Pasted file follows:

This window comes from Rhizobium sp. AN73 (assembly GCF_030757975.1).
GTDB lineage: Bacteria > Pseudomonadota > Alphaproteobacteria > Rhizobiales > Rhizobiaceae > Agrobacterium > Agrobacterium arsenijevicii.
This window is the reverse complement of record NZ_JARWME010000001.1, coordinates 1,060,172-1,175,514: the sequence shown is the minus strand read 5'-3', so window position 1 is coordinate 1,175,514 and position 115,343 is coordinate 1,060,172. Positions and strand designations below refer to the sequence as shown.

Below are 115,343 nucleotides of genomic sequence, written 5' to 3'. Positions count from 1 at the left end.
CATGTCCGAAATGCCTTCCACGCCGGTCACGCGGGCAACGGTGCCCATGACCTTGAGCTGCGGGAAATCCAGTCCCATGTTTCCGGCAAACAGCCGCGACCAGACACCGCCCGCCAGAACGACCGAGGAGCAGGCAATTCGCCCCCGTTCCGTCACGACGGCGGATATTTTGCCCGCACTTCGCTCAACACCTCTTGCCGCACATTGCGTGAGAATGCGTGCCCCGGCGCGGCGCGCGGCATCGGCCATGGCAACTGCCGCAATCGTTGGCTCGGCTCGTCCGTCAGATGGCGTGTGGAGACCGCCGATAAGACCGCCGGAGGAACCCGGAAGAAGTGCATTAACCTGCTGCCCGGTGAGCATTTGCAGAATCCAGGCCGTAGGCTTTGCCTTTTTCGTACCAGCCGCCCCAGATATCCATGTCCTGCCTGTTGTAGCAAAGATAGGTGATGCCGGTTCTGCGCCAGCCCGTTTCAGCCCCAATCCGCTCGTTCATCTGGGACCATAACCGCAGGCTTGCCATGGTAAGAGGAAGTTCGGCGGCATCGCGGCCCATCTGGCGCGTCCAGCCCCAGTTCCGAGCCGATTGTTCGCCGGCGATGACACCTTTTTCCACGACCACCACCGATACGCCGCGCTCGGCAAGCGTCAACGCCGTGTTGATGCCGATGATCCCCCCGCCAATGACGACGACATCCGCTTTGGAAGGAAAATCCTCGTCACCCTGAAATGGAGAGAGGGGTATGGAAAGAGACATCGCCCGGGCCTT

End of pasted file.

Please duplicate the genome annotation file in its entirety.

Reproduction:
This window comes from Rhizobium sp. AN73 (assembly GCF_030757975.1).
GTDB lineage: Bacteria > Pseudomonadota > Alphaproteobacteria > Rhizobiales > Rhizobiaceae > Agrobacterium > Agrobacterium arsenijevicii.
This window is the reverse complement of record NZ_JARWME010000001.1, coordinates 1,060,172-1,175,514: the sequence shown is the minus strand read 5'-3', so window position 1 is coordinate 1,175,514 and position 115,343 is coordinate 1,060,172. Positions and strand designations below refer to the sequence as shown.

Below are 115,343 nucleotides of genomic sequence, written 5' to 3'. Positions count from 1 at the left end.
CATGTCCGAAATGCCTTCCACGCCGGTCACGCGGGCAACGGTGCCCATGACCTTGAGCTGCGGGAAATCCAGTCCCATGTTTCCGGCAAACAGCCGCGACCAGACACCGCCCGCCAGAACGACCGAGGAGCAGGCAATTCGCCCCCGTTCCGTCACGACGGCGGATATTTTGCCCGCACTTCGCTCAACACCTCTTGCCGCACATTGCGTGAGAATGCGTGCCCCGGCGCGGCGCGCGGCATCGGCCATGGCAACTGCCGCAATCGTTGGCTCGGCTCGTCCGTCAGATGGCGTGTGGAGACCGCCGATAAGACCGCCGGAGGAACCCGGAAGAAGTGCATTAACCTGCTGCCCGGTGAGCATTTGCAGAATCCAGGCCGTAGGCTTTGCCTTTTTCGTACCAGCCGCCCCAGATATCCATGTCCTGCCTGTTGTAGCAAAGATAGGTGATGCCGGTTCTGCGCCAGCCCGTTTCAGCCCCAATCCGCTCGTTCATCTGGGACCATAACCGCAGGCTTGCCATGGTAAGAGGAAGTTCGGCGGCATCGCGGCCCATCTGGCGCGTCCAGCCCCAGTTCCGAGCCGATTGTTCGCCGGCGATGACACCTTTTTCCACGACCACCACCGATACGCCGCGCTCGGCAAGCGTCAACGCCGTGTTGATGCCGATGATCCCCCCGCCAATGACGACGACATCCGCTTTGGAAGGAAAATCCTCGTCACCCTGAAATGGAGAGAGGGGTATGGAAAGAGACATCGCCCGGGCCTT